Deciding where to go for headache treatment or TMJ treatment is no easy task. The internet provides too much information and can lead to many roads. When someone has debilitating headaches the following are often professionals that patients seek:
- Family practitioner
- ENT (ear, nose, throat medical professional)
- General Dentist
- TMJ Specialist
- Physical Therapist
- Massage Therapist
The problem is that headaches from TMJ are most often overlooked. Family practitioners usually do not diagnose headaches or migraines from TMJ issues, rather refer to other medical specialist or prescribe medications to try and relieve pain.
Unfortunately, many referrals to other medical professionals also leads to more tests and more medications. For dizziness, however, an ENT can often run certain test to see if there is something wrong with the crystals in ear. I have found that some ENTs do actually understand that headaches and ear pain are very often TMJ related.
Some patients ask their family dentist about their headaches who most likely will recommend a night guard to see if that helps you. A night guard is designed to keep you from grinding and wearing down your teeth. It is not designed to treat or correct TMD issues such as popping, headaches, migraines, facial pain, ear pain, ringing of ears, or neck pain.
Sometimes a dentist will use an NTI appliance. This is popular, as it requires no training or advanced studies to use them. Most general dentist do not treat complex TMJ cases and this NTI appliance is what they often try to use or refer cases out to TMJ specialist (dentists with special interest and training in TMJ). If you do have an NTI, it is important to only use it very short term as it can cause an open bite, meaning you will not be able to get your front teeth together as it moves these teeth. It is often a quick fix and can cause problems with long term use.
Having a dentist “equilibrate” your teeth, or re-contouring the biting surfaces of the teeth. This unfortunately can further compress your jaw joints backwards and make the problem worse.
Patients can also see a neurologist. This is often a common choice. Most neurologist are very thorough and the good news is they can rule out a medical issues such as tumors, cyst, etc. At the end, even after all testing is performed; many often wind up with more prescription drugs for headaches. A common complaint we see is these drugs make them feel drowsy or offbeat.
This has led the medical profession to try Botox for headaches. Botox has helped some patients, however, actually acts as a band-aid, masking the true problems. It requires repeated having multiple injections every 3 months. Does it make true sense to keep injecting botox into your head and neck? The other issue is the fact that not correcting the underlying problem can lead to further damage of joints, ligaments, etc…
What if there was a way to find out what was making these muscles to be unbalanced and cause headaches in the first place?
Other patients might seek out the help of orthodontists. Most orthodontist do not treat true TMJ, however, some do. The real question is does your orthodontist find the correct physiologic position for your jaw, joints, and muscles or move teeth until they are straight? It the pain is caused by muscles and joints, it is imperative to treat them first and then find where to move the teeth too and not vice versa.
Finally, some patients are referred to Oral Surgeons. Oral surgeons do surgery, most TMJ patients are non-surgical cases, or should be. Although, there are some surgical procedures that can be used such as arthrocentesis, condylectomy, and arthroscopy, these should be last resort and not the starting place.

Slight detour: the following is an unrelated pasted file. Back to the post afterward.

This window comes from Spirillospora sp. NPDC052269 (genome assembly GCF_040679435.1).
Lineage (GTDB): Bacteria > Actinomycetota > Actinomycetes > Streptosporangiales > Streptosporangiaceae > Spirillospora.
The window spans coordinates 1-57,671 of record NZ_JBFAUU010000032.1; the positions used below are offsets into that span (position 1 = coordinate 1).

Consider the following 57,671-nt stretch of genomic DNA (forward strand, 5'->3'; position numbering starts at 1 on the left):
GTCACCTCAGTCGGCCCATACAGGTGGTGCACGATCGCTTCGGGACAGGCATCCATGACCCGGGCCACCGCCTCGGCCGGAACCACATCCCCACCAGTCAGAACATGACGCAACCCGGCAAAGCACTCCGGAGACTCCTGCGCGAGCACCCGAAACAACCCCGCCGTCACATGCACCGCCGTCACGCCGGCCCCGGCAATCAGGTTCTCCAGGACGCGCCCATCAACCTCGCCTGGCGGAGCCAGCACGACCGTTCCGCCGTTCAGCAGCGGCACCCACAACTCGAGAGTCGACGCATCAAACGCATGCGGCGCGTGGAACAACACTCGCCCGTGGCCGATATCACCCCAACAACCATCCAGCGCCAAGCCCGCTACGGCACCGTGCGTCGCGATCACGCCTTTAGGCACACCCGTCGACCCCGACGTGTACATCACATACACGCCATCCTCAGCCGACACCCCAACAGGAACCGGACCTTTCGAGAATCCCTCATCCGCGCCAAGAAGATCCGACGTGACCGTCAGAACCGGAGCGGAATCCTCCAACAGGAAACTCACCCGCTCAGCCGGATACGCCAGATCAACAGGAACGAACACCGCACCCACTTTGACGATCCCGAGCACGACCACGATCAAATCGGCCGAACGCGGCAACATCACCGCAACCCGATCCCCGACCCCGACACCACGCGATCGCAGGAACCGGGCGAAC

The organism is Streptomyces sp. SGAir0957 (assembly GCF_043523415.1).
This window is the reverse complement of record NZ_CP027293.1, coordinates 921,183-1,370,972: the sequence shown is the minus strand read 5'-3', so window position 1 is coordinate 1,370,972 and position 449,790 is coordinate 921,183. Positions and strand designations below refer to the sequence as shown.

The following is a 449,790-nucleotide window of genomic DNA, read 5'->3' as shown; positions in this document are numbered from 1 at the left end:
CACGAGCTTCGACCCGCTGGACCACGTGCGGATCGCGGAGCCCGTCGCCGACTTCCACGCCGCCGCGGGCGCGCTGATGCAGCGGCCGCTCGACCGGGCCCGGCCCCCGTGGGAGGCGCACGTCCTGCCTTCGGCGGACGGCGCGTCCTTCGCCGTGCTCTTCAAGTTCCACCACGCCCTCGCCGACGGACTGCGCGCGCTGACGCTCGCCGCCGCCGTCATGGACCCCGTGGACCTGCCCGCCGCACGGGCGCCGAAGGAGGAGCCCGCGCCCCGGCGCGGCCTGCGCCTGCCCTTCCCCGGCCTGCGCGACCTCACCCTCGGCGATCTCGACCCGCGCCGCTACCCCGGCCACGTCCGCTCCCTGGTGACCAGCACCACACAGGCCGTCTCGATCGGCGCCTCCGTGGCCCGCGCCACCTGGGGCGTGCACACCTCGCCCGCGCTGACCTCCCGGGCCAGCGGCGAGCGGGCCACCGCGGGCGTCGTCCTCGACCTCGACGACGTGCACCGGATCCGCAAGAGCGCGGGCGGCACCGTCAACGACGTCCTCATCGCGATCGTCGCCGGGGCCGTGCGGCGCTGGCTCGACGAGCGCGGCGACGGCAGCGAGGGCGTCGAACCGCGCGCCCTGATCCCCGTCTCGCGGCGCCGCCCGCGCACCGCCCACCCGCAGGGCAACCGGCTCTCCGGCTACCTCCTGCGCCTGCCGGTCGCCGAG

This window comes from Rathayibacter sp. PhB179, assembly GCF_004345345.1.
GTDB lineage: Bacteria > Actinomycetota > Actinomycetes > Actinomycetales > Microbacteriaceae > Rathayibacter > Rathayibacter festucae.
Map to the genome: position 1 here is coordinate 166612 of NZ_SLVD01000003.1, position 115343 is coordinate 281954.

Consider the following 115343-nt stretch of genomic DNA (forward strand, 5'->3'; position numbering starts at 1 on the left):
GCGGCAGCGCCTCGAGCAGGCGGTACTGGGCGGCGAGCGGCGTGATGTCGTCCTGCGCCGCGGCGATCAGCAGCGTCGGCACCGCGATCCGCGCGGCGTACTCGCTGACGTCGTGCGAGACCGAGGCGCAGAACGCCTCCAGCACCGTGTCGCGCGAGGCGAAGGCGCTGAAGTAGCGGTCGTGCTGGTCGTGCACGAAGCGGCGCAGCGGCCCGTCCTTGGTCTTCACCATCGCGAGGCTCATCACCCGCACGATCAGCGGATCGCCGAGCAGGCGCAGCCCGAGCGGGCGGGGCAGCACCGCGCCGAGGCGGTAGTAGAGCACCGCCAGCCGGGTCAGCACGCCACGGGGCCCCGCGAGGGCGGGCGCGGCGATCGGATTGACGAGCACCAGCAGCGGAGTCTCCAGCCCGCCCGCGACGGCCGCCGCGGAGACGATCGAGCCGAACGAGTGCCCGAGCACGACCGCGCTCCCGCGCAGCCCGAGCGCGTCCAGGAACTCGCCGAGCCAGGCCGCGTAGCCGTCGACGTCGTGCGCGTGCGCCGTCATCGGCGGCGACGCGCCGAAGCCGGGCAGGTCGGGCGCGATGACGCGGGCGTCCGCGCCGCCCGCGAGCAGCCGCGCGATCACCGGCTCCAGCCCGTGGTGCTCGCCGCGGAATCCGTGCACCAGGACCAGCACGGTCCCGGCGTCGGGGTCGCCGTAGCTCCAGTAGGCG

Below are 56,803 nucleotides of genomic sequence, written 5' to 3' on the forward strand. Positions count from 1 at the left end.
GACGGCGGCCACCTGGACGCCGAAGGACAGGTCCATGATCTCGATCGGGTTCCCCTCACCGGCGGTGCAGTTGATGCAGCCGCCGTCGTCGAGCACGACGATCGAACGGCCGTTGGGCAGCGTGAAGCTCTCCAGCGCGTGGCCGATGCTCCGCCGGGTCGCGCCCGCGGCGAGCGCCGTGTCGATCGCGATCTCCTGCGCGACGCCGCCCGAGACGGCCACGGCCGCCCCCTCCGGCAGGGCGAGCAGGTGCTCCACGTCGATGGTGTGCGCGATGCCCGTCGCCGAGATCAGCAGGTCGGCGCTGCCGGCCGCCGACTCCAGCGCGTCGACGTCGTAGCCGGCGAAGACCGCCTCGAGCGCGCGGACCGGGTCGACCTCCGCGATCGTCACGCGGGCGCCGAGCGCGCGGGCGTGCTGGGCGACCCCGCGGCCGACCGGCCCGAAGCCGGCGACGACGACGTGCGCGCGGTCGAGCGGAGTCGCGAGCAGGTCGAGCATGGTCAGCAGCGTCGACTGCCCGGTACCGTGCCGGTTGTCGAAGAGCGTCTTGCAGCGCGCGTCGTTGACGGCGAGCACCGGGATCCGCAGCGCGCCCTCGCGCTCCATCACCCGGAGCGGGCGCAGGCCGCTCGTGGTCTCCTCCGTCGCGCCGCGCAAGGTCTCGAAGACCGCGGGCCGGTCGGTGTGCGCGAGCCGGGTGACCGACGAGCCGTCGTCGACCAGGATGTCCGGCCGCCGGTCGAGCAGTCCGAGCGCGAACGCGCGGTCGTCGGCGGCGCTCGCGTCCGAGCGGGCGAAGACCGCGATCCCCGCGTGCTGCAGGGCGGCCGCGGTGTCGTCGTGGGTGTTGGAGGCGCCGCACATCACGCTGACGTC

Chiropractors and physical therapists do a great service for many people and can help them feel better. The problem is that the TMJ and the jaw is the top of the chain. If the head, neck, and jaw are not properly aligned any adjustments will not last or hold. To treat TMJ related headaches and problems, one must get to the true problem. Often chiroprators and physical therapists are used in conjunction with TMJ treatment.
These are common scenarios often seen with chronic TMJ patients seeking relief.
Dentists who have advanced training in TMJ should be focused on treating the underlying cause and not the symptoms. Physiologic or Neuromuscular dentistry focuses on finding, diagnosing and treating the underlying cause of the pain, usually overworked muscles and damaged or compressed jaw joints caused by this unnatural strain. There are many ways to diagnosis this. Along with a through exam, a 3D scan of the head and neck can show the problems and help with the diagnosis.
Very briefly, underlying treatment is geared to finding the correct physiologic position for your teeth to meet in when the facial and neck muscles and jaw joints are relaxed and not strained. This is not done by laying the patient back in the chair and taking an arbitrary bite. Several methods can be used to relax the muscles such as ultralow frequency TENS for at least an hour along with other ways to relax the neck muscles too. Sophisticated computerized EMG’s like EKGs can be used to help find this position for the patients as well. Once this position has been found, an orthotic, fixed or removable (preferably fixed) can be used to “test drive” your bite and allow the muscles and joints to heal and to be sure the headaches resolve. This herein gives you direction as where the teeth need to be for long term health and stabilization which is the next phase of treatment.
In short, it is important to know where you are going with the diagnosis before treatment begins.
Be sure to ask questions about the treating dentists training and experience in treating these complex TMJ issues before beginning treatment.
If you have any questions regarding Houston TMJ Pain, please feel free to contact our office, Ronald W. Konig DDS, FAGD, LVIF 713-425-1302